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Human Rights Group Accuses Turkish Police of Violations

  • Dorian Jones

Turkish police officers conduct a security operation in Diyarbakir, southeastern Turkey, Aug. 15, 2015. Human Rights Watch accuses Turkish security forces of committing acts of abuse against civilians in their fight against the Kurdish rebel group, the PKK.

Turkish police officers conduct a security operation in Diyarbakir, southeastern Turkey, Aug. 15, 2015. Human Rights Watch accuses Turkish security forces of committing acts of abuse against civilians in their fight against the Kurdish rebel group, the PKK.

In a new report, U.S.-based Human Rights Watch accused Turkish police of engaging in severe ill-treatment and abuse of detainees in the battle against the Kurdish PKK rebel group. The report, citing a series of case studies, was compiled in Turkey’s predominantly Kurdish southeast, the center of the conflict.

Emma Sinclair Webb, HRW's chief researcher on Turkey, said their findings indicated civilians were facing the brunt of the abuse.

"What we’ve managed to document is an extremely alarming return to police ill treatment and torture in the southeast of Turkey. People who brought injured individuals to hospital were themselves arrested by the police and severely beaten with chains, batons, rifle butts, made to kneel for hours on end and threatened with death," she said.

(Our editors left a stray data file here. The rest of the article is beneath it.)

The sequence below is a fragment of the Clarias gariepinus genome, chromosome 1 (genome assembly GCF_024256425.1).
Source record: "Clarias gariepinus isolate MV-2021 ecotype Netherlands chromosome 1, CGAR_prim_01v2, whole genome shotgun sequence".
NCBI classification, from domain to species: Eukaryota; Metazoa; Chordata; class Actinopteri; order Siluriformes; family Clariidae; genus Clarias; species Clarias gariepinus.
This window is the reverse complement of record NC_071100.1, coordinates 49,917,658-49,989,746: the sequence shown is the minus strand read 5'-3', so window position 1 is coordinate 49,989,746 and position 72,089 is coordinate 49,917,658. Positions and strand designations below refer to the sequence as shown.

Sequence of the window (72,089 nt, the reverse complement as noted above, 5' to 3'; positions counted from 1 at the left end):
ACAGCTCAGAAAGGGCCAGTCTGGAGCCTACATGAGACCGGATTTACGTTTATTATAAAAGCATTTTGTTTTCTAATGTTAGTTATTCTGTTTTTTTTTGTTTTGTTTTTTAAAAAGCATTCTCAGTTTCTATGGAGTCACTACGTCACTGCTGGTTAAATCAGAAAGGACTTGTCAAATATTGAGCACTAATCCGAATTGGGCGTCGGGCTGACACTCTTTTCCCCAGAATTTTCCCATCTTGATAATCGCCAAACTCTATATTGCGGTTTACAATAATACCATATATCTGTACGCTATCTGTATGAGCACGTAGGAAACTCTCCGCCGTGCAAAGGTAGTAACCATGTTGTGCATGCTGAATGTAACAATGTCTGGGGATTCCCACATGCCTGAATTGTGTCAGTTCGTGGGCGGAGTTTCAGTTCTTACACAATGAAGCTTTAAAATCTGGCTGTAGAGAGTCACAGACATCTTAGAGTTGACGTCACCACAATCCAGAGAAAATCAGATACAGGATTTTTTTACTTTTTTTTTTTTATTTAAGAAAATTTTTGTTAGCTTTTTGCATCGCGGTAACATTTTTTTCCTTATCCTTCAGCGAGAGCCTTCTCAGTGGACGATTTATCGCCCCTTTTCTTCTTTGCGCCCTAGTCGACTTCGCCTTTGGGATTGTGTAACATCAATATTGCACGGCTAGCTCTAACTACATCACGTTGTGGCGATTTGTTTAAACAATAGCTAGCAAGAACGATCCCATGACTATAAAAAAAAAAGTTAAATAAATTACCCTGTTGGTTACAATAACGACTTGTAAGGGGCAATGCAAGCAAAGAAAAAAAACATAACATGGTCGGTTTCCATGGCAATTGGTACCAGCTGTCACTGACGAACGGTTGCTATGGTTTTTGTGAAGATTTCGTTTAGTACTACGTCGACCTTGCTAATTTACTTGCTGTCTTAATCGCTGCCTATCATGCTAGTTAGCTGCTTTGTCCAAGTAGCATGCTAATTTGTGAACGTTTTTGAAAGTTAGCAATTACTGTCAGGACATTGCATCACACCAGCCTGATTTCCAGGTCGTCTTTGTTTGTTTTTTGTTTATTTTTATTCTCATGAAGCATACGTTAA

The report detailed one case of a 17-year-old boy who was shot but denied medical attention, which the boy’s doctor claimed resulted in him losing nearly all his sight in one eye.

Failed peace process

The Turkish police crackdown follows a collapse in July of a government-backed peace process and cease-fire with the PKK. Since then, hundreds have been reportedly killed in nearly daily clashes. Sinclair Webb said her group's work was hampered by an atmosphere of intimidation.

"This may be the tip of the iceberg. It's very difficult to get people in towns in the southeast to speak openly about the abuses that are going on, including alleged extrajudicial execution type killings. People who complain about abuses by the police are themselves targeted with prosecutions or investigations," she said.

Observers say the lack of accountability will add to fears the abuses are part of a systematic policy of intimidation. That will rekindle memories of the peak of fighting between the Turkish state and the PKK during the 1990’s, when gross human rights violations were reported.

Turkish authorities have, so far, given no response to the accusations by Human Rights Watch and have refused to cooperate with its investigation. But the interior minister, Selami Altinok, Wednesday promised an uncompromising response to the PKK and its supporters, saying the government will "severely crush their heads if necessary."

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